Mr O'Brien, however, saw this danger in advance and drew public attention to it. In a speech in the House of Commons he also foretold what the failure of the Convention meant: the destruction of the constitutional movement and the setting up of "the right of rebellion, whether from the Covenanters or Sinn Feiners as the only arbiter left in Irish affairs. You will justly make Parliamentary methods more despised and detested than they are at the present moment by the young men of Ireland."

The Convention failed to reach unanimity. It presented various reports, and the Government, glad of so easy a way out, simply did nothing. The Convention served the Ministerial purpose, and there was an end of it. The proceedings were, however, notable for one tragic incident. Mr Redmond sought to rally the majority of the Convention in support of a compromise which, whilst falling short of Dominion Home Rule, avoided partition and would have been acceptable to Southern Unionist opinion. Mr Devlin and the Catholic Bishops opposed Mr Redmond's motion and the Irish leader, feeling himself deserted at the most critical moment, did not move, and withdrew from the Convention to his death, adding another to the long list of tragic figures in Irish history.

The only practical outcome of the Convention was the acceptance of Dominion Home Rule by a minority, which included Mr Devlin. As if to make matters as impracticable as possible for the Parliamentarians, Mr Lloyd George introduced a Bill to conscript Ireland at the very time the Convention proposals were before Parliament. A more callous indifference to Irish psychology could scarcely be imagined. A series of Sinn Fein victories at the polls had decided the fate of Partition once and for all. But the war exigencies of the Government were so great, the military situation on the Continent was so hazardous, they seemed determined to risk even civil war in their resolve to get Irishmen to serve. They must have fighting men at any cost. The menace was very real, and the whole of Nationalist Ireland came together as one man to resist it. The representatives of the Irish Party, of Labour, of Sinn Fein and of the All-for-Irelanders met in Conference at the Mansion House, Dublin, to concert measures of Irish defence. The Mansion House Conference, at its first meeting, on 18th April, issued the following declaration: -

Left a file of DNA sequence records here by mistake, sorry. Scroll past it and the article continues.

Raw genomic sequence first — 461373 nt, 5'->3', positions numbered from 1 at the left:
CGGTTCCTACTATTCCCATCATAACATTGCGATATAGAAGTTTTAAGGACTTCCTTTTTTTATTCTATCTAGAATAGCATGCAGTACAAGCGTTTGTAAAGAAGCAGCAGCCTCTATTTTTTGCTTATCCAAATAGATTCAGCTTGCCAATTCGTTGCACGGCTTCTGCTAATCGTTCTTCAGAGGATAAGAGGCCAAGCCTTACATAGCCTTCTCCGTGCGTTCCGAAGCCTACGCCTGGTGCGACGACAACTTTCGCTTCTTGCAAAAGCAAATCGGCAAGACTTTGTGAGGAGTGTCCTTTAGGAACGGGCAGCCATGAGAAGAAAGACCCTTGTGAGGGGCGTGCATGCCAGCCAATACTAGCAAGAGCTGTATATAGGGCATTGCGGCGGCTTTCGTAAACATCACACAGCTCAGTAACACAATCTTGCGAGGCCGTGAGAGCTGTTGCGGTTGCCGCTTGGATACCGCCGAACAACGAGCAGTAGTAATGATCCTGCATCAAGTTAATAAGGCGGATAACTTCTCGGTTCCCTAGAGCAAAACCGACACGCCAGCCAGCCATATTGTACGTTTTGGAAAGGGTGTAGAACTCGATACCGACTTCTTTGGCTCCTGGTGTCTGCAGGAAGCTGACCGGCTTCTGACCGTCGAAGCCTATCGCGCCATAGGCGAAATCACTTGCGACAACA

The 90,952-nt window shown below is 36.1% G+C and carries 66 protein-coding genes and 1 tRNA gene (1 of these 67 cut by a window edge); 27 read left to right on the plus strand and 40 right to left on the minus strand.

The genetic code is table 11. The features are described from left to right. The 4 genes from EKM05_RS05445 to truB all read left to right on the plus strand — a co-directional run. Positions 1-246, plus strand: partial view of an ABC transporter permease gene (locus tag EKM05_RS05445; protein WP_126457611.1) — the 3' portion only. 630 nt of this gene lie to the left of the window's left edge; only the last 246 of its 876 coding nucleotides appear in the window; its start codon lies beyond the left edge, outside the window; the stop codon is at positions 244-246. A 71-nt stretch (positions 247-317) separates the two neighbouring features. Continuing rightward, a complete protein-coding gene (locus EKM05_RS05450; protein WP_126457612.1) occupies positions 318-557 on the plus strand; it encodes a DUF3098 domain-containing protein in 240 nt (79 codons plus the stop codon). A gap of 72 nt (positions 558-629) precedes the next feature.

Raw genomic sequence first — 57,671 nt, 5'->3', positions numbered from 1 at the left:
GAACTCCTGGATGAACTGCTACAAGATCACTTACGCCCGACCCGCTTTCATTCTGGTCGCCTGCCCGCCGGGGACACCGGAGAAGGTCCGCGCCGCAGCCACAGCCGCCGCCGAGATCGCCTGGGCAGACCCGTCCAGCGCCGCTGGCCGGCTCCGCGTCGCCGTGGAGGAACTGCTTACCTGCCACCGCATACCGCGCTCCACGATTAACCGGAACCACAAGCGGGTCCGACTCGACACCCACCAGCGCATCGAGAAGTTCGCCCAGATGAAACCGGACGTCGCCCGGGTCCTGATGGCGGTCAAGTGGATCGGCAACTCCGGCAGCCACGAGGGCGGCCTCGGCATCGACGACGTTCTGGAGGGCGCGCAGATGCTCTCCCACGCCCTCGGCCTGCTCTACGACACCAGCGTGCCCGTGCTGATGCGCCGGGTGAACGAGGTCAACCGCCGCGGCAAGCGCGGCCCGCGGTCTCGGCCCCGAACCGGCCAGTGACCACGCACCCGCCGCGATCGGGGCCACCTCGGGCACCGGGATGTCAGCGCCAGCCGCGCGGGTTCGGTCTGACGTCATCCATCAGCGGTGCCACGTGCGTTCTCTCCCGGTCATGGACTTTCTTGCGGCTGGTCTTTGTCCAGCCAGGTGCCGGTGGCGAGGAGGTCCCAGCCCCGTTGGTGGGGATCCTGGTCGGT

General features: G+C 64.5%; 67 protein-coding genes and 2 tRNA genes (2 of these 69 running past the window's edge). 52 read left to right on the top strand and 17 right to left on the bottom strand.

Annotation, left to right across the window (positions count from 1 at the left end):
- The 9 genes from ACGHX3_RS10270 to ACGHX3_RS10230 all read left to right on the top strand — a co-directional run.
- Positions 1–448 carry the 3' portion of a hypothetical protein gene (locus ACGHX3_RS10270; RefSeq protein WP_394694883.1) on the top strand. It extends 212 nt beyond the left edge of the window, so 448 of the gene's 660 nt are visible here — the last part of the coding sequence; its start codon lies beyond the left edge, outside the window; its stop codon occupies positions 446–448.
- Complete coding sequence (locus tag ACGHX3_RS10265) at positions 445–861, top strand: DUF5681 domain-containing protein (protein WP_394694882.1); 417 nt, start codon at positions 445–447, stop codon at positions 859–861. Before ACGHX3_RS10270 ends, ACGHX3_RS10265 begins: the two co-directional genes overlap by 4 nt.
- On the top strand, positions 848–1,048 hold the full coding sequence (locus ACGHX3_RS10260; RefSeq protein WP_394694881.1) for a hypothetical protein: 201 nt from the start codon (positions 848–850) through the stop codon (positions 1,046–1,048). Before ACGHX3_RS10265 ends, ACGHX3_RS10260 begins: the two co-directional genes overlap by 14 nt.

"Taking our stand on Ireland's separate and distinct nationhood, and affirming the principle of liberty, that the Governments of nations derive their just powers from the consent of the governed, we deny the right of the British Government or any external authority to impose compulsory military service in Ireland against the clearly expressed will of the Irish people. The passing of the Conscription Bill by the British House of Commons must be regarded as a declaration of war on the Irish nation. The alternative to accepting it as such is to surrender our liberties and to acknowledge ourselves slaves. It is in direct violation of the rights of small nationalities to self-determination, which even the Prime Minister of England - now preparing to employ naked militarism and force his Act upon Ireland - himself announced as an essential condition for peace at the Peace Congress. The attempt to enforce it is an unwarrantable aggression, which we call upon all Irishmen to resist by the most effective means at their disposal."